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Fields v. Morgan Tire and Automotive


March 18, 2008


The opinion of the court was delivered by: Kugler, United States District Judge


Presently before the Court is a motion by Defendants Morgan Tire and Automotive, Inc. ("MTA") and Jay Sporn (collectively "Defendants") to dismiss, compel mediation and arbitration, and stay proceedings in the case brought by Plaintiff Mark Fields ("Plaintiff"). Plaintiff alleges that Defendants discriminated against him while he worked for MTA. For the reasons set forth below, this Court will grant Defendants' motion.


MTA operates an automobile tire, equipment, and service center business with locations throughout southern New Jersey and southeastern Pennsylvania. On July 1, 2002, MTA hired Plaintiff, who is African American, as a salesperson. Jay Sporn, district manager for MTA's southern New Jersey stores, supervised Fields beginning in October 2004. Plaintiff alleges that despite assurances that he would be promoted to the next available store manager position, he was continually passed over in favor of Caucasians and that finally after four years, he quit in frustration.

In September 2003, MTA instituted its EDR Plan requiring mediation and arbitration to resolve employment-related disputes between employees and the company. The cover page of the EDR Plan states in boldface capital letters the following:

The Employee Dispute Resolution Plan is the exclusive means of resolving employment-related disputes. All persons who apply for employment, accept employment, continue working for, or accept any promotions, pay increases, bonuses, or any other benefits of employment from Morgan Tire and Auto, Inc. agree to resolve all such disputes through the mediation and binding arbitration process described herein instead of through the court system. (Smith Aff. Ex. 1.) Inside the EDR Plan, it provides further:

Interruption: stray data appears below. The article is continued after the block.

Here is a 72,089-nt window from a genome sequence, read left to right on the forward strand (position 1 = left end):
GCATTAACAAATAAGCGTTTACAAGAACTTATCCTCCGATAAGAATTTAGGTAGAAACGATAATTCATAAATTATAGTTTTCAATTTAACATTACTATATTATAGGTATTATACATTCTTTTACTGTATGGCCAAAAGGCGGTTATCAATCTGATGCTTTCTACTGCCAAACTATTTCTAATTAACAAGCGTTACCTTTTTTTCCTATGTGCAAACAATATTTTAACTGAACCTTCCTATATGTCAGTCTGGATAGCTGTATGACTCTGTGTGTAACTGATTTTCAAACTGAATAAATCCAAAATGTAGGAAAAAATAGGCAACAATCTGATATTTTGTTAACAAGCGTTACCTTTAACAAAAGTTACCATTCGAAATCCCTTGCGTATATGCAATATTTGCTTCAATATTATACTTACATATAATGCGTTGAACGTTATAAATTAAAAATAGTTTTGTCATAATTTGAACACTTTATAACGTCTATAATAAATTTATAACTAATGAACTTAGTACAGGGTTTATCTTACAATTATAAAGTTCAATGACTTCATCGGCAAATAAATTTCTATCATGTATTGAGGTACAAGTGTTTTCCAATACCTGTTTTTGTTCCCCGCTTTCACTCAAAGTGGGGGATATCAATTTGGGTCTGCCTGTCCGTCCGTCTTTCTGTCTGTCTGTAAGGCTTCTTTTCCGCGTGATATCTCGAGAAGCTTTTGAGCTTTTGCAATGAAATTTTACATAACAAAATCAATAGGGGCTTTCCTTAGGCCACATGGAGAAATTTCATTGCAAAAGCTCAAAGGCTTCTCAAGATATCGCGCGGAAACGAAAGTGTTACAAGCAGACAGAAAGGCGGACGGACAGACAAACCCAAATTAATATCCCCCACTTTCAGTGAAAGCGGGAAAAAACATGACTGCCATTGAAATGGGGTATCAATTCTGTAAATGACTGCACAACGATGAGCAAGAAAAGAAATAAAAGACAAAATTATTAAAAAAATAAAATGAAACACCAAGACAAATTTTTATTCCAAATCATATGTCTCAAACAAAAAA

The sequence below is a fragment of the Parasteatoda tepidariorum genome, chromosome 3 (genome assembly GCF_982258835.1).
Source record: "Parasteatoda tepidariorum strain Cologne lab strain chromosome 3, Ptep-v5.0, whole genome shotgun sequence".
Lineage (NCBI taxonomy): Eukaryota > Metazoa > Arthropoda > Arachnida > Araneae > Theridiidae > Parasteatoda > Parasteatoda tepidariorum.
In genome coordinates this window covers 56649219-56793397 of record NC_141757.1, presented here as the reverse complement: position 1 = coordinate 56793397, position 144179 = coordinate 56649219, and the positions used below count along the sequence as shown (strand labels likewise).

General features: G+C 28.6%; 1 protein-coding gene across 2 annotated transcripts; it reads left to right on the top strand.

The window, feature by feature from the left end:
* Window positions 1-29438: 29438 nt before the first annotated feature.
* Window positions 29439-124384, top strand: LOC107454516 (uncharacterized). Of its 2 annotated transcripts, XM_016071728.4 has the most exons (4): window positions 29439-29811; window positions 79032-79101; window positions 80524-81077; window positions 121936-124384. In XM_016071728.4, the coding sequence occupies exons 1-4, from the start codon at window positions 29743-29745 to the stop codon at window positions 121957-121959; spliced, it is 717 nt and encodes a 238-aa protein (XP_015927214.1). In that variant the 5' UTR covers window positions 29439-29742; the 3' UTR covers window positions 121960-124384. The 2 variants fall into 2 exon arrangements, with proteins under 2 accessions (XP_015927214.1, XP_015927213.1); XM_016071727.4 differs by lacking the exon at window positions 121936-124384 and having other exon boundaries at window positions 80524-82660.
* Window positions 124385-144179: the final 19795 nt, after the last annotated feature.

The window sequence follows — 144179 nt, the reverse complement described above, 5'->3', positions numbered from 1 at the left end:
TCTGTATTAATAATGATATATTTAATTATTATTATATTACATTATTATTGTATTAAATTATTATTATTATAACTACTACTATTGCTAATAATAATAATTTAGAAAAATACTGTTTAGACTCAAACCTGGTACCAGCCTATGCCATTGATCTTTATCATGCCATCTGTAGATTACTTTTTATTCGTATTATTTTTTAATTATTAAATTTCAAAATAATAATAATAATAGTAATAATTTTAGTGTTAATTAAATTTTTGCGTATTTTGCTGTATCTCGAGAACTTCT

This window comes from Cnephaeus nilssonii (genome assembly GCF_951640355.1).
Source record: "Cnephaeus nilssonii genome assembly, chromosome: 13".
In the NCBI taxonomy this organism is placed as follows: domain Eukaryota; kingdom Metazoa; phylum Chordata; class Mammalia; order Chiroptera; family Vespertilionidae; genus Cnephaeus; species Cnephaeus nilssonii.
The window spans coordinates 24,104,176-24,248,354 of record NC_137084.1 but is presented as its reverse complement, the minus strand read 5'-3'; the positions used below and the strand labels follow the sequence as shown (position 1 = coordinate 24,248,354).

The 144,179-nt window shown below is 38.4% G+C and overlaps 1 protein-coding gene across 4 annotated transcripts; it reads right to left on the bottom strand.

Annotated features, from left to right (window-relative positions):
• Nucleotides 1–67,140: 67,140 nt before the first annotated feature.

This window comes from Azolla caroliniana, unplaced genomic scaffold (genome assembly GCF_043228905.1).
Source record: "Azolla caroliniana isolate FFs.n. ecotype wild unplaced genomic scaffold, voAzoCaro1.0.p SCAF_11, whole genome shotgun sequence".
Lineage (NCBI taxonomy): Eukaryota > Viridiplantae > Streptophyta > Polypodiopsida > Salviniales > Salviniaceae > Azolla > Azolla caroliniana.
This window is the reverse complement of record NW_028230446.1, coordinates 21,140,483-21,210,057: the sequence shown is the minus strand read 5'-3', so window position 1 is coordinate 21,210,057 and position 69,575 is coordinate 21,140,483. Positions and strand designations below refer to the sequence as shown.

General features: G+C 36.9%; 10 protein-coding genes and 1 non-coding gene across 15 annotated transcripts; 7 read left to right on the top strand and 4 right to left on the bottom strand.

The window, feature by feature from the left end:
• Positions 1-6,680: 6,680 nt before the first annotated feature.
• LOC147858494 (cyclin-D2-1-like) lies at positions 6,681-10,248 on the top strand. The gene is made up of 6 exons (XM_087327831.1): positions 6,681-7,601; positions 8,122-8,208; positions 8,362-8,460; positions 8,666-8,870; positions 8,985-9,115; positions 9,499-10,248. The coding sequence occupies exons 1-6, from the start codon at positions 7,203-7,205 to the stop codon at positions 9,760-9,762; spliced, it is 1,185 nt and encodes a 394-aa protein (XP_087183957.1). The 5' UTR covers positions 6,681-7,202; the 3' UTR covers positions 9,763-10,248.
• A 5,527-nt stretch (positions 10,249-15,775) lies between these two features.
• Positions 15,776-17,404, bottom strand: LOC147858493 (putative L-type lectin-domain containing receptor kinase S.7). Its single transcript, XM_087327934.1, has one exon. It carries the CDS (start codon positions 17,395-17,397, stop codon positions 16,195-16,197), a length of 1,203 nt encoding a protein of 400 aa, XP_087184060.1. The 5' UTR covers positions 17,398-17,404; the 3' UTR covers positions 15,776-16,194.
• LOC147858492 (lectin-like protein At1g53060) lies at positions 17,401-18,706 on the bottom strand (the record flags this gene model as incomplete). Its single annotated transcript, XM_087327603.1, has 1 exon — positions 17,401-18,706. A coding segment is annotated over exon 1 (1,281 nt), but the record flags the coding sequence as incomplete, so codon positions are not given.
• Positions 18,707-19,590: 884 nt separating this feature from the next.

The EDR Plan is the exclusive, final and binding means by which Disputes can be resolved. The only method by which a Party can seek relief in a court of law is in accordance with the provisions of the [Federal Arbitration] Act. Except as provided herein, the Parties shall have no right to litigate a Dispute in any other forum. Consequently, the institution of a proceeding under this plan shall be a condition precedent to the initiation of any legal action by an Employee against the Company and any such legal action shall be limited to those actions available under the Act.

On December 11, 2003, Plaintiff signed an acknowledgment attesting that he received and had the opportunity to review the EDR Plan and that it "fully defines the disputes that are covered, describes the procedures for mediation and arbitration, and sets forth the remedies I may obtain." (Defs.' Br. Ex. B.) Plaintiff states that on that day, a store manager gave him a copy of the EDR Plan and told him to sign the form immediately, "or there would be repercussions."

After leaving MTA, Plaintiff filed a complaint alleging that Defendants failed to promote and constructively discharged him because of his race in violation of Title VII of the Civil Rights Act of 1964, 42 U.S.C. § 1981, and the New Jersey Law Against Discrimination. Seeking to invoke MTA's EDR Plan, Defendants filed their motion to dismiss, compel mediation and arbitration, and stay proceedings pursuant to Federal Rule of Civil Procedure 12(b)(1).


Under Federal Rule of Civil Procedure 12(b)(1), a court may dismiss an action for lack of subject matter jurisdiction. The Rule is "typically used when the claim does not involve a federal question and there is no diversity of citizenship between the parties or other basis for the federal court to exercise its limited jurisdiction"; however, it is a flexible rule that "serv[es] as a vehicle for raising various residual defenses," including motions to dismiss for failure to arbitrate. Thompson v. Nienaber, 239 F. Supp. 2d 478, 483 (D.N.J. 2002) (internal quotation marks and citations omitted).

The burden of persuasion rests with the plaintiff when subject matter jurisdiction is challenged under Rule 12(b)(1). Hedges v. United States, 404 F.3d 744, 750 (3d Cir. 2005). In considering a motion to dismiss for lack of subject matter jurisdiction, "the person asserting jurisdiction bears the burden of showing that the case is properly before the Court at all stages of the litigation." Packard v. Provident Nat'l Bank, 994 F.2d 1039, 1045 (3d Cir. 1993). Furthermore, "no presumptive truthfulness attaches to plaintiff's allegations, and the existence of disputed material facts will not preclude the trial court from evaluating for itself the merits of jurisdictional claims." Mortensen v. First Fed. Sav. & Loan Ass'n, 549 F.2d 884, 891 (3d Cir. 1977).